Why Teens Don’t Tweet

Why Teens Don’t Tweet

Spoiler Alert: Don’t Google something that you think is your original, creative idea because chances are someone has already thought of and written about it. (Let alone done a major study on the topic).

In the interest of full disclosure, this is not an original idea.

Having said that, in my digital literacy class the comments of my students were original, so I shall proceed with caution. As with most teachers using technology, the students are constantly bleeping, giggling at things completely not related to your class, minimizing the second you walk by, and generally doing everything but working on that ‘site’ you asked them to research. So, like all of us, we compromise. On this particular day, I asked them, “What are you tweeting, anyway? How boring this class is?”

They all laughed. “Tweet? Nobody tweets. Who do you think I am Jay-Z?”

And like all good teachers, I used it as a teachable moment and scrapped the lesson plan.

“We use ‘What’s App’ or update our Facebook. There’s no need to tweet.”
“Tweeting is for famous people just to talk about themselves. That is so boring.”
“I just use it to follow celebrities.”

And as you will read from the above study, a lot of teens actually do ‘tweet’ but for the most part they have access to so much social media that it is not their first choice. Now, I will not go so far as to say that it is for ‘old people’ but it is amazing how quickly technology evolves. It turns out that most Facebook users seem to be older generations as newer generations use a wide variety of different social media depending on their mood. Snapchat and Instagram come to mind. And forget about email.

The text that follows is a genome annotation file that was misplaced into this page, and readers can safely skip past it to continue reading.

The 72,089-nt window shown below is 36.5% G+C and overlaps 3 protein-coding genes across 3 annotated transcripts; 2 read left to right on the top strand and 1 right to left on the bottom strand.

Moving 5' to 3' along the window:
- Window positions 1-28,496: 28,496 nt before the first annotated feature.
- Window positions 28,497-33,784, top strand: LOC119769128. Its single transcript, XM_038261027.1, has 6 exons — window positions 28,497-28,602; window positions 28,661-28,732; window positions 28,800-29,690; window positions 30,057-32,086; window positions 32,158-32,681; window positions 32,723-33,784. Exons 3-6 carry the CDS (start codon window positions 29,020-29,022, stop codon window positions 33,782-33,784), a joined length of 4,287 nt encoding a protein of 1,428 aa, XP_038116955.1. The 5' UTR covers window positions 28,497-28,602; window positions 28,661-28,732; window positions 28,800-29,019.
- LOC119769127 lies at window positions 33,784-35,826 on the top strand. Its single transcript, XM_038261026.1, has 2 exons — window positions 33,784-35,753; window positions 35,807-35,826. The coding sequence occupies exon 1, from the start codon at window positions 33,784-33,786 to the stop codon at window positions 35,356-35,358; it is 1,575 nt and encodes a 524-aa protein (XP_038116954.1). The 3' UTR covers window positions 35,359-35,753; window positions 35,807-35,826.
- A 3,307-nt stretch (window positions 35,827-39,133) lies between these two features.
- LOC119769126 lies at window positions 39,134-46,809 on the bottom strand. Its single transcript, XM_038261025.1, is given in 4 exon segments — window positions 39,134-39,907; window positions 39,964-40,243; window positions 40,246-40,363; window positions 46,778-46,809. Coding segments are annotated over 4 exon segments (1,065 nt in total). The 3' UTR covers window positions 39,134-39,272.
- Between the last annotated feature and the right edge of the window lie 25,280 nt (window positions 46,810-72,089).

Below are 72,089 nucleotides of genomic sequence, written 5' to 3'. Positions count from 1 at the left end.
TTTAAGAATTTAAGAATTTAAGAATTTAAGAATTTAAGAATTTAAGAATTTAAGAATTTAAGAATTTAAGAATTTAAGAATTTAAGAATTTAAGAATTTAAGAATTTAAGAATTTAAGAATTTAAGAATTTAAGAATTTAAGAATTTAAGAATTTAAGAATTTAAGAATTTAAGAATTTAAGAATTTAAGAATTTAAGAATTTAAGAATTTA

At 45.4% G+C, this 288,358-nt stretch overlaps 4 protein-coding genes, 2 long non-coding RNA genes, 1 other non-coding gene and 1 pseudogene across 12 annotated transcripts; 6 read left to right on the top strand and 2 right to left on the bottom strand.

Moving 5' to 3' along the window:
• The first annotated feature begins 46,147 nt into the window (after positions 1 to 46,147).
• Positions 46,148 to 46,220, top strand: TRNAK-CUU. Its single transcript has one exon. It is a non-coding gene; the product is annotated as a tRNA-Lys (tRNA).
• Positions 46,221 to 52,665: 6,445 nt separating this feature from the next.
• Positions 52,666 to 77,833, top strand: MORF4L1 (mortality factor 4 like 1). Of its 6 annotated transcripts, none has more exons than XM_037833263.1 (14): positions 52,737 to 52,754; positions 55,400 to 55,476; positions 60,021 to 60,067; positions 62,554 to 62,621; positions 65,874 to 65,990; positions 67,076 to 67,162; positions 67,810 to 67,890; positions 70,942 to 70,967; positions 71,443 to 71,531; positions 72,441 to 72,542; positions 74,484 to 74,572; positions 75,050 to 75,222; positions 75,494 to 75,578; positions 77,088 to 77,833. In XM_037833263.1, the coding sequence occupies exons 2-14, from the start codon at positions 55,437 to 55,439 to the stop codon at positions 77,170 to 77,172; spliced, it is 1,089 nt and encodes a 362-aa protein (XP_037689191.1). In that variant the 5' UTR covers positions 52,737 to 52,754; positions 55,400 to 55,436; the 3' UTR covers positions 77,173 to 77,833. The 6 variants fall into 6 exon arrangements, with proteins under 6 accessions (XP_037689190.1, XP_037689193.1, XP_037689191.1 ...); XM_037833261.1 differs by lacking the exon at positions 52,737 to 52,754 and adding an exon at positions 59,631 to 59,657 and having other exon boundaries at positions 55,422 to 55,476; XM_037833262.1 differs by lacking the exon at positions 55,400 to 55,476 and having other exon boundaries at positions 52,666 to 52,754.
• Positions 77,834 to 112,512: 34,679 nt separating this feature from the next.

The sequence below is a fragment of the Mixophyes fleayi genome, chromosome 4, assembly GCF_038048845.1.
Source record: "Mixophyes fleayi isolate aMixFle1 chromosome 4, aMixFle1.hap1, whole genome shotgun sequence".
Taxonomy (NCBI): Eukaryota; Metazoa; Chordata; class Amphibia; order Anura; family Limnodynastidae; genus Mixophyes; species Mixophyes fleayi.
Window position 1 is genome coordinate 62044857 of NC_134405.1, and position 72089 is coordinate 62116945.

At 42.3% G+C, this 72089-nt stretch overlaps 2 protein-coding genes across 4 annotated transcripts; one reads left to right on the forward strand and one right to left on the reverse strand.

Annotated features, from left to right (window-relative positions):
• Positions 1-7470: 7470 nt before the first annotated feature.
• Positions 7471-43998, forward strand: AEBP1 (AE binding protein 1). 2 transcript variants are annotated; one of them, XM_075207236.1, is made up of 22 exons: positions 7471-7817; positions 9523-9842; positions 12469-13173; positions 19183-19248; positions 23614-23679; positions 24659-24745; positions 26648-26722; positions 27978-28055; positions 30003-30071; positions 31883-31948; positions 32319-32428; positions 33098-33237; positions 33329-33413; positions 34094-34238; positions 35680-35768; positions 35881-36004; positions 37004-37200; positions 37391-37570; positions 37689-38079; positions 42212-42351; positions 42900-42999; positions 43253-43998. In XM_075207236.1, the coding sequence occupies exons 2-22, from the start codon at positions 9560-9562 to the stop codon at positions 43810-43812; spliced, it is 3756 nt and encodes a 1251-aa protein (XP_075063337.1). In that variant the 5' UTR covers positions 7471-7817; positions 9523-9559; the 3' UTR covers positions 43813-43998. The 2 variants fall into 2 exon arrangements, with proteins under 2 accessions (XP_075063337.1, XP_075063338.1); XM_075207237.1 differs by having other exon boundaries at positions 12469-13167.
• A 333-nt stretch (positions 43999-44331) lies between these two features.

I know none of this stuff is original thinking (thanks Google). But it does give me pause as I think about the shifting sands of digital literacy and how fast this moves and what is cool and what is not. The part that I love talking about with them is that we adults take it all so seriously, thinking what earth shattering ‘link’ to tweet or what to hashtag, but to them, it’s just a way to ‘chill’ with friends and see what’s going on. So, it really is about expression and creativity. Otherwise, we will never, ever catch up.

Bon weekend.

About Stephen Dexter, Jr.

Stephen is an international educator and administrator. A native of the United States, he lives with his wife Stephanie (a specialist in families in global transition) in Croatia along with his daughter and son. With a career that spans over twenty years in public, private and international schools, he writes when he can and is on a quest to discover if "text walking" is changing the human brain.
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